The Western Conference has gotten even tougher, somehow.
Since the season ended, the Golden State Warriors refortified their core and look ahead to another year of possible dominance and championship aspirations. The San Antonio Spurs not only kept their championship window open with the addition of LaMarcus Aldridge, they extended their opportunity to compete for NBA titles with re-signing Kawhi Leonard. The Los Angeles Clippers convinced DeAndre Jordan to come home while adding Lance Stephenson and Paul Pierce, the Houston Rockets solidified their role players and Oklahoma City has a new coach and a healthy Kevin Durant returning once training camps get started in October.
The Memphis Grizzlies made improvements too, of course. While their draft-day activity was built for the future, their other moves were more focused on the present. Acquiring Matt Barnes for essentially the rights to Janis Timma and signing Brandan Wright to a 3 year, $18 million deal when Enes Kanter is signing long-term max contracts with the Thunder qualifies as a winning off-season. Oh, and signing Marc Gasol to a long-term deal certainly doesn't hurt either. The Bears of Beale Street are deeper, better equipped to shoot the three than they were against the Golden State Warriors in May and now have an athlete in Wright who can add a wrinkle to their front court play.
But it still may not be enough.
Those teams that were listed above all have legitimate claim to being better themselves as teams for a variety of reasons, whether they be addition through trade, health or free agency. In the case of the Warriors, growth via experience is a worthy reason to assume they will be (and rightfully so) the favorites to make the NBA Finals out of the hellacious Western Conference. Add on the possibility that Dallas will play with a chip on their shoulder after the DeAndre drama and that New Orleans, Utah, the other LA team (the Lakers?) and Minnesota may all be considerably better next season and the Grizzlies are in for an even more difficult road through the West.
Because of these developments, the call for "one last move" has grown among Grizzlies fans. Memphis' front office seems to agree that a move should be made; preliminary calls have been made as to what it would take to get Danilo Gallinari from the Denver Nuggets or Joe Johnson and his insane contract from the Brooklyn Nets. Both would certainly add offensive versatility and the ability to score on their own to Memphis, and therefore exploring such deals is certainly worth the Grizzlies' time. Jeff Green underachieved in his time last season as a Grizzly (mostly because of an awful postseason run- 7.9 PERs don't help your cause) and his $9.45 million contract for next season makes moves for bigger deals possible. Throw in a Courtney Lee, or a Vince Carter, and the unguaranteed contract of a JaMychal Green and perhaps a deal could be struck.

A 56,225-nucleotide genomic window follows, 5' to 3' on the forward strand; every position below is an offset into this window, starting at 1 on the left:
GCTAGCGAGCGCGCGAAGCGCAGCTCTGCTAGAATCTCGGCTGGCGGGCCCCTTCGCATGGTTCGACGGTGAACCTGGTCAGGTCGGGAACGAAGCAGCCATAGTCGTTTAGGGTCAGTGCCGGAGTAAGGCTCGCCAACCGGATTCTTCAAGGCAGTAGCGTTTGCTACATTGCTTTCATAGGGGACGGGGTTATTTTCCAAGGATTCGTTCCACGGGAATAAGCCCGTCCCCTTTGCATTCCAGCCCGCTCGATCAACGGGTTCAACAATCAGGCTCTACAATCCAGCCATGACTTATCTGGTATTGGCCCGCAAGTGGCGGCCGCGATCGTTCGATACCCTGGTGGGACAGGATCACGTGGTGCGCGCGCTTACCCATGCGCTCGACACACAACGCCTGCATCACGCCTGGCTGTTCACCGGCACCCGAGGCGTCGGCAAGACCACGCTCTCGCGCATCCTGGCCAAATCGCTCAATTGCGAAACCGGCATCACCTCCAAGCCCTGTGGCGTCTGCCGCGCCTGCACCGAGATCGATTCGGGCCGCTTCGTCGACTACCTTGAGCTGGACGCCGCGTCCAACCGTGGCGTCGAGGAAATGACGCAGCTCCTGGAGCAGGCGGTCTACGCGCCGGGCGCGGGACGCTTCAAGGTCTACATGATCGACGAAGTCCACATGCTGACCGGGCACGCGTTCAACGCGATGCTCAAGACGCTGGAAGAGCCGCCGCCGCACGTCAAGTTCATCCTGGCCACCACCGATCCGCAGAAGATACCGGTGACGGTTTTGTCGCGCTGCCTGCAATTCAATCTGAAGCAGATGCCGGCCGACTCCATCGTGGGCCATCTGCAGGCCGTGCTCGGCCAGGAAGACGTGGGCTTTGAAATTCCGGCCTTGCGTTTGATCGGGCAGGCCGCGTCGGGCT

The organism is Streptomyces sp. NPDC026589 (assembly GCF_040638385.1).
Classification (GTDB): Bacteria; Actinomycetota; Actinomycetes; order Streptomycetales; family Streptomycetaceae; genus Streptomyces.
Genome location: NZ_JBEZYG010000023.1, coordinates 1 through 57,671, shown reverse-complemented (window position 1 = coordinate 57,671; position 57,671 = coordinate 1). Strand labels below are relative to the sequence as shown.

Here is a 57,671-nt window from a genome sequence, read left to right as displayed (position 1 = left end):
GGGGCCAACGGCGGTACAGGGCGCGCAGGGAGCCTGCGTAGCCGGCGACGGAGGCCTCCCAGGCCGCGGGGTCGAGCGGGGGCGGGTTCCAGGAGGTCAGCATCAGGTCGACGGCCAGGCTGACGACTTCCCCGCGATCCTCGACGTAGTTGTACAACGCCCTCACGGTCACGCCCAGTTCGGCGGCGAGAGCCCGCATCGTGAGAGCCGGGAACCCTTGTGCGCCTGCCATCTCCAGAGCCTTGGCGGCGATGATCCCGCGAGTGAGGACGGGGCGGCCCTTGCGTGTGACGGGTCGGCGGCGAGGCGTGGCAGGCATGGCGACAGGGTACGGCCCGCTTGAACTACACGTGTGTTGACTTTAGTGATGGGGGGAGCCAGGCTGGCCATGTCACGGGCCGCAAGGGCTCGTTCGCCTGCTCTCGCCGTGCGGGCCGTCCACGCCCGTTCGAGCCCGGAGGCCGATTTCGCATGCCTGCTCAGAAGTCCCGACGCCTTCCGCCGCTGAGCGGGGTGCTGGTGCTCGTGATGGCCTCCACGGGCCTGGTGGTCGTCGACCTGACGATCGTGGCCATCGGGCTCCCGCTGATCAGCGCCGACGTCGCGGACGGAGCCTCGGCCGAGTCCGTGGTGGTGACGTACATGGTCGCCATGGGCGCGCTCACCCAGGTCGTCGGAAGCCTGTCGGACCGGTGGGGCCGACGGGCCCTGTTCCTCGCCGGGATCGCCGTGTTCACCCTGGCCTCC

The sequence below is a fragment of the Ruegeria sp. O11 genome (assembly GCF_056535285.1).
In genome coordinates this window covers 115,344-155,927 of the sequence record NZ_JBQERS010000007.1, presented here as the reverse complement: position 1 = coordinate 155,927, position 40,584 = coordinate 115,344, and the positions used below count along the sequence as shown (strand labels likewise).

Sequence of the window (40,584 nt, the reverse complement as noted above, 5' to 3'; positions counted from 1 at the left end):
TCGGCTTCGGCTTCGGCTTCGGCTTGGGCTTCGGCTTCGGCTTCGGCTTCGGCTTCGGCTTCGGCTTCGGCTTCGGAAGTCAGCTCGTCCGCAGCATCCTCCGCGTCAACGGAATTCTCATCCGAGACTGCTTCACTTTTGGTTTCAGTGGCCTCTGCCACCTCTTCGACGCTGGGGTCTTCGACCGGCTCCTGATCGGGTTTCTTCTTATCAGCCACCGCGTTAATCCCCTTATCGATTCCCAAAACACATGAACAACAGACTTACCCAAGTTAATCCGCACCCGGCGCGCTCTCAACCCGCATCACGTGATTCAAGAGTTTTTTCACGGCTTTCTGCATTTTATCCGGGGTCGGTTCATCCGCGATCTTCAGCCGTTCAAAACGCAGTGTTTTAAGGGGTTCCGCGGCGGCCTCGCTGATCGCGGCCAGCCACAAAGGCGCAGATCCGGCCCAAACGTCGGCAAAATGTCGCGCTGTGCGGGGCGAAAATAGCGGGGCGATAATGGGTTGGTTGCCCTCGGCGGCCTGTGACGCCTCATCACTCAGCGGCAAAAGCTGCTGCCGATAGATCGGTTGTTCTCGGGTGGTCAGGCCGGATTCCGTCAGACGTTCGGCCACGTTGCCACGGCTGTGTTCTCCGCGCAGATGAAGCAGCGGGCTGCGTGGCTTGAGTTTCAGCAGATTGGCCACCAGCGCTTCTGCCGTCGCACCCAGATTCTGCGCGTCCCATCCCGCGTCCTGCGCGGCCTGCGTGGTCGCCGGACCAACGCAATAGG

Unfortunately, talks with both the Nuggets and Nets have been shelved because...outside of those less-than-ideal pieces, Memphis has little else to offer teams without either weakening their roster more than it is worth (moving Courtney Lee, a capable three-point shooter, seems counter-productive) or parting with a member of the "core four" (likely either Tony Allen or Zach Randolph, who are both much more valuable to Memphis than to any other team and the Grizzlies will likely not get close to equal value back.) The Grizzlies are caught between a rock and a hard place; they have that continuity that is so valued by so many teams in the NBA that leads to consistent success, but they are in a place where, outside of fringe changes and improvements, they are who they are- beautiful, fan favorites, but likely fatally flawed.
A trade just may not be in the cards.
But before you jump...step away from the ledge; it's going to be OK.
But this team lacks offensive efficiency!